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Dampness and mold in the indoor environment: implications for asthma.
Sahakian-NM; Park-J-H; Cox-Ganser-JM
Immunol Allergy Clin North Am 2008 Aug; 28(3):485-505
This article presents epidemiologic findings pertinent to asthma and asthma-like symptoms in relation to exposure to dampness/mold in homes, schools, and workplaces. With regard to specific agents found in damp indoor environments that may play a role in asthma, it concentrates on mold (used synonymously with fungi) and includes some findings on bacteria. The literature on asthma in relation to dust mite or cockroach allergens is not addressed.
Air-flow; Breathing; Lung-burden; Lung-function; Epidemiology; Molds; Fungal-infections; Fungi; Bacterial-dusts; Dust-exposure; Dust-inhalation; Dust-particles; Dusts; Environmental-exposure; Environmental-factors; Environmental-hazards; Environmental-health-monitoring; Pulmonary-congestion; Pulmonary-function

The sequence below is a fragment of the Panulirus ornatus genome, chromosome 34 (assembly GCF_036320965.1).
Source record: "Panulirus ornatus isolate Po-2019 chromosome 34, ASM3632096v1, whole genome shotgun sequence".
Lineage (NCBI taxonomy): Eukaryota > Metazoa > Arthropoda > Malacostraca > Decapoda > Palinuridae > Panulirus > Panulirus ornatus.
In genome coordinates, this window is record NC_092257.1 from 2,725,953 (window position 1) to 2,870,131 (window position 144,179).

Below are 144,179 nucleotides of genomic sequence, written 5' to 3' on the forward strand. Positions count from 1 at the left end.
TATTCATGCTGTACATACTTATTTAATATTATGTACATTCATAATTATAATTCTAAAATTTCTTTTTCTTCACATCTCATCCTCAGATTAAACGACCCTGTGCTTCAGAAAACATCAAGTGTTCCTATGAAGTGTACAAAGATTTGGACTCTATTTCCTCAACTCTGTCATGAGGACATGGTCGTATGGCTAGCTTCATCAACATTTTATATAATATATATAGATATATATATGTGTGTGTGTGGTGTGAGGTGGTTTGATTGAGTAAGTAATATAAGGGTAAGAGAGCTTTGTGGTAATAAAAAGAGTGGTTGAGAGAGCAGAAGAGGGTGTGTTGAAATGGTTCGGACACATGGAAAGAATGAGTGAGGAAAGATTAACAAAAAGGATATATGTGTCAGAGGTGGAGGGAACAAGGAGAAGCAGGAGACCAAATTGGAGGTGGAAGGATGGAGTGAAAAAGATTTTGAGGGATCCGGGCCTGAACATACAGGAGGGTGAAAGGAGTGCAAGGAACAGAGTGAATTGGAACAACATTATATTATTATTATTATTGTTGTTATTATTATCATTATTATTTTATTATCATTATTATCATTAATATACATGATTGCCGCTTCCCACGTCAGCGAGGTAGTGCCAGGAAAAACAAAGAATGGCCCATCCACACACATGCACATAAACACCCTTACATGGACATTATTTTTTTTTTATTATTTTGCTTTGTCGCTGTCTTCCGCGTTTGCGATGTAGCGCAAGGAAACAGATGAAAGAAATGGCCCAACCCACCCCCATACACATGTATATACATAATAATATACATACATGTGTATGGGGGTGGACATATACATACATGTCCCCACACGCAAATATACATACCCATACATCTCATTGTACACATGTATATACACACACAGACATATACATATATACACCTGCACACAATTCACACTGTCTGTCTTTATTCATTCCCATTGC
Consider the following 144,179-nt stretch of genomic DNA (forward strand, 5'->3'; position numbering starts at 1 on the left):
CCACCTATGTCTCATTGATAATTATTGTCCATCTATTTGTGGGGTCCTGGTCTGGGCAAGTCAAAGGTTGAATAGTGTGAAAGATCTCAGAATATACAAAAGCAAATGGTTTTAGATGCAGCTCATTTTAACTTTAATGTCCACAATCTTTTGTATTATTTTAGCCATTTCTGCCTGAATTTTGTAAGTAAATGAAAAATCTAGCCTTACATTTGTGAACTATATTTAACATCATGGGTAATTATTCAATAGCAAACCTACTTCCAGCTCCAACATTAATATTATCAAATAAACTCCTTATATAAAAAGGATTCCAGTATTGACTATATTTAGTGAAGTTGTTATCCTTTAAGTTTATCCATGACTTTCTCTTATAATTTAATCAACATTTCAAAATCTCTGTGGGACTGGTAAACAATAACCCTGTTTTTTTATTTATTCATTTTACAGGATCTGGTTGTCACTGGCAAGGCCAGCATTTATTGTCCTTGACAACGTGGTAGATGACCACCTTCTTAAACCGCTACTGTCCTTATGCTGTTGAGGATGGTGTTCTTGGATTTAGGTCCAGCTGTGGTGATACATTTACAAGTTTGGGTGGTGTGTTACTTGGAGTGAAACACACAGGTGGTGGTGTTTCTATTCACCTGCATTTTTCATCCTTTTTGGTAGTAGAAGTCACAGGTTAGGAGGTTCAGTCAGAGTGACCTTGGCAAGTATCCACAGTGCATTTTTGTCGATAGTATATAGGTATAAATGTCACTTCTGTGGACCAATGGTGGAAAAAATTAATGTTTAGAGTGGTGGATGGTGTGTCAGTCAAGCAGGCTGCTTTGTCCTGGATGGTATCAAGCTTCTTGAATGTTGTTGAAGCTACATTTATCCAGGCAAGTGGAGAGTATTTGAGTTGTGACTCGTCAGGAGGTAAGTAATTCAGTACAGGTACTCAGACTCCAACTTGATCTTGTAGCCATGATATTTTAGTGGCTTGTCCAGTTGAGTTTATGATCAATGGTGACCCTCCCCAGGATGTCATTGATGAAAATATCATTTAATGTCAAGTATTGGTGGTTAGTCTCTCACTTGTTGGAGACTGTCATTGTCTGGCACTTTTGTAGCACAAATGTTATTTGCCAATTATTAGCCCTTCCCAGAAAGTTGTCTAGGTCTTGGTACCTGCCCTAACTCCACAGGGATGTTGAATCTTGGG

N. Sahakian, Centers for Disease Control and Prevention, National Institute of Occupational Health and Safety, Division of Respiratory Disease Studies, 1095 Willowdale Road, MS-H2800, Morgantown, WV 26505, USA
Issue of Publication
Immunology and Allergy Clinics of North America
Page last reviewed: September 2, 2020
Content source: National Institute for Occupational Safety and Health Education and Information Division